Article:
Last year, just three months after a redesign that officially put my stamp on Politico, our little Brussels weekly was named one of 12 finalists for the Society for News Design's marquee award: World's Best Designed Newspaper. Judges shared these remarks:
Crisp with quiet authority. Subject matter is dense but design is breezy. Visually it’s very strong and has well-executed typography that helps visuals be the star. The editing of photos and use of illustration are commendable.
This year, we did one (or five?) better. Again a finalist, this time one of only 7. This year, I was a judge on this prestigious panel, though, to be clear: I wasn't even in the building anytime Politico was discussed (same goes for my fellow judges and their publications). When the smoke cleared, they had this to say:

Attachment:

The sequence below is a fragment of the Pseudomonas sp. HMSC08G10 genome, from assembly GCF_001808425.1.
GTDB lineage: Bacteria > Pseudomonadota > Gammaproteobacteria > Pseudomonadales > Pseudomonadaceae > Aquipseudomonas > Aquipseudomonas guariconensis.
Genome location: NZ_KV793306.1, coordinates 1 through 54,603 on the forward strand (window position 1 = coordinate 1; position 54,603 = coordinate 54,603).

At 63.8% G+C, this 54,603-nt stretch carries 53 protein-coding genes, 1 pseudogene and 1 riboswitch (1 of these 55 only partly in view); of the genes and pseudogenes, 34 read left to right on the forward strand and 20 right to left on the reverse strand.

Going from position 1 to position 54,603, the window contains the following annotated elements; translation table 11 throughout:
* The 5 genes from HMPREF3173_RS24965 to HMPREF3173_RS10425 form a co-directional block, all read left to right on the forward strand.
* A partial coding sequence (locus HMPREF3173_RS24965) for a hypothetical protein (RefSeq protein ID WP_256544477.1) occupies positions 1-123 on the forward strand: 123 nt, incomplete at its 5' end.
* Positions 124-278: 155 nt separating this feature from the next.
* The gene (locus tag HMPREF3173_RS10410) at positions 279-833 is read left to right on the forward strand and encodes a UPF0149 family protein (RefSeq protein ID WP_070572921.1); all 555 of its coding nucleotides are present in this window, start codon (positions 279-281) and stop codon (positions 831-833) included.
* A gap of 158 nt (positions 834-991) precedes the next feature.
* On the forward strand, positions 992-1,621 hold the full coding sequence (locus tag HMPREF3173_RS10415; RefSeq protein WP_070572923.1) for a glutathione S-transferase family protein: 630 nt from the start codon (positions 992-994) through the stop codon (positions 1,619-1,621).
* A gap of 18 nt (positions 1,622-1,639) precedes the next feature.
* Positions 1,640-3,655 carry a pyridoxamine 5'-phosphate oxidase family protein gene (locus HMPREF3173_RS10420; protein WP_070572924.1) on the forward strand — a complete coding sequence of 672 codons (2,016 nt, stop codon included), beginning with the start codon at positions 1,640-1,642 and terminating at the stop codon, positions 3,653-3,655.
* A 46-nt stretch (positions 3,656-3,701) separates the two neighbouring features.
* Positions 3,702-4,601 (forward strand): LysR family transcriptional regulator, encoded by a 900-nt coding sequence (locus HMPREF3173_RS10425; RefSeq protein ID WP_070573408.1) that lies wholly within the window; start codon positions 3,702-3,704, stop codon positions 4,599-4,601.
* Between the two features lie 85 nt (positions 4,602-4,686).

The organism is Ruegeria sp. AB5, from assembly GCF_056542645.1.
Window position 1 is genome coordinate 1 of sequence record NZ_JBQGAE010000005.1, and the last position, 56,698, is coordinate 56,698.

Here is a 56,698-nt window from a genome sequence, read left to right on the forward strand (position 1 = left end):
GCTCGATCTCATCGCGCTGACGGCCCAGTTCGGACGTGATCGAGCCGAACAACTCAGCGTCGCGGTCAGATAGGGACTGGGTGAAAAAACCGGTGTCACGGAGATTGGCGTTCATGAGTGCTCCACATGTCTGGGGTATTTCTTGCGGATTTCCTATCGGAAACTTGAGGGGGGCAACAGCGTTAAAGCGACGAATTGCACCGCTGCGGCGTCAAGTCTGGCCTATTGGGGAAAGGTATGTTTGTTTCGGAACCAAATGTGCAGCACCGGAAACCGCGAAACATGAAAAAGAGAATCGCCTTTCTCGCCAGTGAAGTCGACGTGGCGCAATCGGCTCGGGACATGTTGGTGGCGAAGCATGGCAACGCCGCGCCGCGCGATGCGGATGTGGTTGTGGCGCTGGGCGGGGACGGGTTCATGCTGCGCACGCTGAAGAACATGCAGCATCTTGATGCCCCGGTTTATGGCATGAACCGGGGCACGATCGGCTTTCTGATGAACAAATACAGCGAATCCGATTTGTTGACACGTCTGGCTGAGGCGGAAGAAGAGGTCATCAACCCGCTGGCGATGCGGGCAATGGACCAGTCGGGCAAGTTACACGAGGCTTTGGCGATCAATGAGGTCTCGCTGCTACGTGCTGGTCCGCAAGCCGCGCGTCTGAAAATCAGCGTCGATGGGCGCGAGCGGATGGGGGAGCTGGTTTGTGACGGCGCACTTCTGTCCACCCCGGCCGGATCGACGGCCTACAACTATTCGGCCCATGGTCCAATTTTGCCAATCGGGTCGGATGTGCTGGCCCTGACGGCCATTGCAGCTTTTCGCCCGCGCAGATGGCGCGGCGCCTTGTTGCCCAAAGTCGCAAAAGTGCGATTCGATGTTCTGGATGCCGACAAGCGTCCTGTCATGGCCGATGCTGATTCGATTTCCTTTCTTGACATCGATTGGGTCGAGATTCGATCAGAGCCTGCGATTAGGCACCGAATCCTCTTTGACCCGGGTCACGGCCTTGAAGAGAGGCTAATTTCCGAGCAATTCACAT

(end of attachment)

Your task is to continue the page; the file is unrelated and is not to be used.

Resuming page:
This sophisticated publication knows its audience and has all of the visual qualities you expect to find in an excellent newspaper — strong photography and editing, brilliant use of typography and nearly perfect pacing. Its creative art direction sets a standard for illustration and there are nice surprises in every issue.
Nobody in this business does work for awards — or nobody should. But recognition like this is such important validation for a small team like ours, and it's a yearly reminder that the work we're doing here in a vacuum does have impact everywhere. Onward, upward, etc.